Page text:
Now that we’ve come to our collective senses and realised that kale is a leaf not a lifestyle, and supermarkets have largely stopped trying to flog us plastic-wrapped cauliflower “steaks” for more than a whole head of the stuff, I’d like to formally launch my campaign for the revival of a far more deserving vegetable: the forever- unfashionable turnip.
Despite the best efforts of Michelle Obama – who, in 2014, went viral dancing to Lil Jon’s “Turn Down for What” with a “turn-ip” (get it?) to encourage healthy eating – and Nintendo’s wildly successful Animal Crossing series, which uses them as a trading commodity, turnips in this country have struggled to shake off their association with Blackadder’s dung-gathering sidekick Baldrick and his famous Turnip Surprise (the surprise being “there’s nothing else in it”).
Turnips are rarely far from the word “humble”. The website LoveFood (which one would think might be more open-minded) once ran the headline, “Are turnips the most miserable of all winter veg?” Even the omnivorous Nigel Slater was slow to succumb to the turnip’s charms, once describing the “watery pulp” he endured at school as “a plate of hate”.
A cookery book won as a domestic science prize by my grandmother somewhat before Nigel’s time suggests boiling the poor things for 45 minutes, so perhaps it’s not surprising that turnips were the original scary Halloween jack o’lanterns long before pumpkins arrived on these shores. In fact, they have classical pedigree, being, the scholar Alan Davidson writes, “an important food for the Romans”. He tells the story of the third-century war hero Curius Dentatus, who was approached by a hostile army while roasting turnips over the fire and offered vast amounts of gold to defect. A simple man, he chose to stay with his turnips instead.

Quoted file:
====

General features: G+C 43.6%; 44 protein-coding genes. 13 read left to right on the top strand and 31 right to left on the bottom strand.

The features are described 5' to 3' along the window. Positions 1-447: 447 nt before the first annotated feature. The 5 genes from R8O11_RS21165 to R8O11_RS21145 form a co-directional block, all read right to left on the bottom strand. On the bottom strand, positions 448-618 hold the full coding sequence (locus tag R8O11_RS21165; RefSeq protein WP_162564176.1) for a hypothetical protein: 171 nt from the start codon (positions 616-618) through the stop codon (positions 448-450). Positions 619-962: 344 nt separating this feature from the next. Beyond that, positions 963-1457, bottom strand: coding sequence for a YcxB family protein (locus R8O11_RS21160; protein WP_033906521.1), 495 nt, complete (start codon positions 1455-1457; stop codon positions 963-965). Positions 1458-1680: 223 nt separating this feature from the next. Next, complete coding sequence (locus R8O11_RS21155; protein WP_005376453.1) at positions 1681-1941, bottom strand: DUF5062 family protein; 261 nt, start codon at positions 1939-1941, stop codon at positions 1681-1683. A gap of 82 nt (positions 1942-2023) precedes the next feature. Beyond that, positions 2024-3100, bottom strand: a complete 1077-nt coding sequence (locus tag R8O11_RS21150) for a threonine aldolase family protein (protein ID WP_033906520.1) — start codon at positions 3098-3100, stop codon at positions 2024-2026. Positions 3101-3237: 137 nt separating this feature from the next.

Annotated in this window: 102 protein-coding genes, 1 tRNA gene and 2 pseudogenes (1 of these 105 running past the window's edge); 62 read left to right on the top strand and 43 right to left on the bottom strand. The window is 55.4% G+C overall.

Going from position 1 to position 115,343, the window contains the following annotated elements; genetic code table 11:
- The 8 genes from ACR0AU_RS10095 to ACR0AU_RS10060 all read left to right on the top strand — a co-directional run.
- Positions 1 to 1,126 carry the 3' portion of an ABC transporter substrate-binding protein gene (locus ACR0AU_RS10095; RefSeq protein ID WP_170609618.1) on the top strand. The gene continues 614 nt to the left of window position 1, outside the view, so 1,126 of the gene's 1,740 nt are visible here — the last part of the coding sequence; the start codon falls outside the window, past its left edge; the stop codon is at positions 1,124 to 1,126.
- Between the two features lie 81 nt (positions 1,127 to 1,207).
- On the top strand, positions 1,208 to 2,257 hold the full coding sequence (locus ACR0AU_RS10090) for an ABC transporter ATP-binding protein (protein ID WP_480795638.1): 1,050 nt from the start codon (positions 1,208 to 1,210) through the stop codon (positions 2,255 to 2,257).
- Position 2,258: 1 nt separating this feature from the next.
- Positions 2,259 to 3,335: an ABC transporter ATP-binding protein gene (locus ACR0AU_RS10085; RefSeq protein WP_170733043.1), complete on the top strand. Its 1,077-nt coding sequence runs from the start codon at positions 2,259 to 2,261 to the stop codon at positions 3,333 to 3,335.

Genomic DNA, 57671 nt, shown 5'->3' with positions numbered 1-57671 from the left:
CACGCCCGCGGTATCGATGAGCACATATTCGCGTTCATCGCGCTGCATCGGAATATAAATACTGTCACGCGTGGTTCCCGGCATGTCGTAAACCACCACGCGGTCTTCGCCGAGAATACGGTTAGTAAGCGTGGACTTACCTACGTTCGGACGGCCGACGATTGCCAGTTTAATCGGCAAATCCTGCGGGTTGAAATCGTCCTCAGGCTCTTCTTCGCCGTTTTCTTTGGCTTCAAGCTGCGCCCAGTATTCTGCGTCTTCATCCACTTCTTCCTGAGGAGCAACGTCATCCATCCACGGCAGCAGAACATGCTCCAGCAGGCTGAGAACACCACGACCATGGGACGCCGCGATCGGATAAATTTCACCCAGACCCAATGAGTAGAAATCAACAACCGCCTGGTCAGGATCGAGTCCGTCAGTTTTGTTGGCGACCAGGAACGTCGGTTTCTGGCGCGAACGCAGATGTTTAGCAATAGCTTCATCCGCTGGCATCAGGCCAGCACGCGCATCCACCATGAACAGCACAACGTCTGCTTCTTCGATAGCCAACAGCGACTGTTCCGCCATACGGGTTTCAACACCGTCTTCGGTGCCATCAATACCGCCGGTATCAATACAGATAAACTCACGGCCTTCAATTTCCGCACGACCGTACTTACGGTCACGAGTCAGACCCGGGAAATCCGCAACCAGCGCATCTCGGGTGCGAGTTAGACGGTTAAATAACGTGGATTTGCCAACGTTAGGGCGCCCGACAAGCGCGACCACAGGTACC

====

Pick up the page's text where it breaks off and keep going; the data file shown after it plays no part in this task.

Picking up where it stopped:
Native to northern Europe, the turnip spread east through central Asia – where it’s a popular addition, the Red Sands author Caroline Eden tells me, to meaty stews – and eventually made it to Japan, where they developed a variety so mild and juicy that it’s more like a radish. Indeed, I’m reliably informed that if you can’t find Tokyo turnips, daikon makes a better substitute than the more strongly flavoured Western versions. That said, all turnips contain a compound called cyanoglucoside, which some people are genetically predisposed to find unpalatably bitter (if this is you, comfort yourself with the thought you’d also find cyanide harder to swallow).
Diminutive spring turnips are still delicate enough to eat whole, but at this time of year they’re likely to be “coarse [and] cow-sized”, as the wonderful Jane Grigson put it in her Vegetable Book of 1978. Perfect for carving, in fact – and, having done just this last year to distract myself from the news of a second national lockdown, I’d recommend a stout serrated grapefruit spoon for the job. Mash the scooped-out innards with spice and peas, Punjabi style, or whizz them up into a creamy purée or soup. The bittersweet flesh works particularly well with rich ingredients such as dairy or cured meats, and strong flavours including mustard and chilli (Yotam Ottolenghi has a recipe for spicy turnips on his website that will knock your socks off). The French often pair turnips with duck, while in the Middle East they pickle them, dye them shocking pink and eat them with almost everything.
In the interests of national unity, I must also mention the larger, orange-fleshed swede. Known as a neep north of the border, and a plain old turnip in other parts, it is actually a 17th-century cross between a turnip and a cabbage that only arrived in the UK via Sweden in 1781, but quickly elbowed its way into both the Burns supper and the sacred Cornish pasty. Slightly sweeter, but similarly good mashed with large quantities of butter and pepper, it also makes a decent Halloween lantern, even if it lacks the long and noble history of the original. Still, at least it’s not a cauliflower, eh?
[See also: Britain is surrounded by fish – so why do we eat so little of it?]
This article appears in the 06 Oct 2021 issue of the New Statesman, Unsafe Places